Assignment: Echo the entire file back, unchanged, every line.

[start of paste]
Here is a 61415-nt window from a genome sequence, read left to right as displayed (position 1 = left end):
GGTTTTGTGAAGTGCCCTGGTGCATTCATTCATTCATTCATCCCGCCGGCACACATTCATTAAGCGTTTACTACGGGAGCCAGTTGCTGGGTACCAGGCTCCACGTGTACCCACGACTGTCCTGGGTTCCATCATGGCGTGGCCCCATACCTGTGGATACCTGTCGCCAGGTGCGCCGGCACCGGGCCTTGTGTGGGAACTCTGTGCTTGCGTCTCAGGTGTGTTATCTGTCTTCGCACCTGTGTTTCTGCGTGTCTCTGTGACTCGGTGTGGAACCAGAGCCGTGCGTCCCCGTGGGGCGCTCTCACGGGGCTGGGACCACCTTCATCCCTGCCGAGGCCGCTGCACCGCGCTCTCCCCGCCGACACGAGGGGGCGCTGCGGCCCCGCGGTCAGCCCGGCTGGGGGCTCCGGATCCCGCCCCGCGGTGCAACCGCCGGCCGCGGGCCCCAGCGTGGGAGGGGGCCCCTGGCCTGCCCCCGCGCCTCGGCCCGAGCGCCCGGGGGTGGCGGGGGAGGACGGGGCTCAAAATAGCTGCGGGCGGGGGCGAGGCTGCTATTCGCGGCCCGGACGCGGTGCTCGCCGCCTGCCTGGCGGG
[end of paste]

Here is a 61415-nt window from a genome sequence, read left to right as displayed (position 1 = left end):
GGTTTTGTGAAGTGCCCTGGTGCATTCATTCATTCATTCATCCCGCCGGCACACATTCATTAAGCGTTTACTACGGGAGCCAGTTGCTGGGTACCAGGCTCCACGTGTACCCACGACTGTCCTGGGTTCCATCATGGCGTGGCCCCATACCTGTGGATACCTGTCGCCAGGTGCGCCGGCACCGGGCCTTGTGTGGGAACTCTGTGCTTGCGTCTCAGGTGTGTTATCTGTCTTCGCACCTGTGTTTCTGCGTGTCTCTGTGACTCGGTGTGGAACCAGAGCCGTGCGTCCCCGTGGGGCGCTCTCACGGGGCTGGGACCACCTTCATCCCTGCCGAGGCCGCTGCACCGCGCTCTCCCCGCCGACACGAGGGGGCGCTGCGGCCCCGCGGTCAGCCCGGCTGGGGGCTCCGGATCCCGCCCCGCGGTGCAACCGCCGGCCGCGGGCCCCAGCGTGGGAGGGGGCCCCTGGCCTGCCCCCGCGCCTCGGCCCGAGCGCCCGGGGGTGGCGGGGGAGGACGGGGCTCAAAATAGCTGCGGGCGGGGGCGAGGCTGCTATTCGCGGCCCGGACGCGGTGCTCGCCGCCTGCCTGGCGGG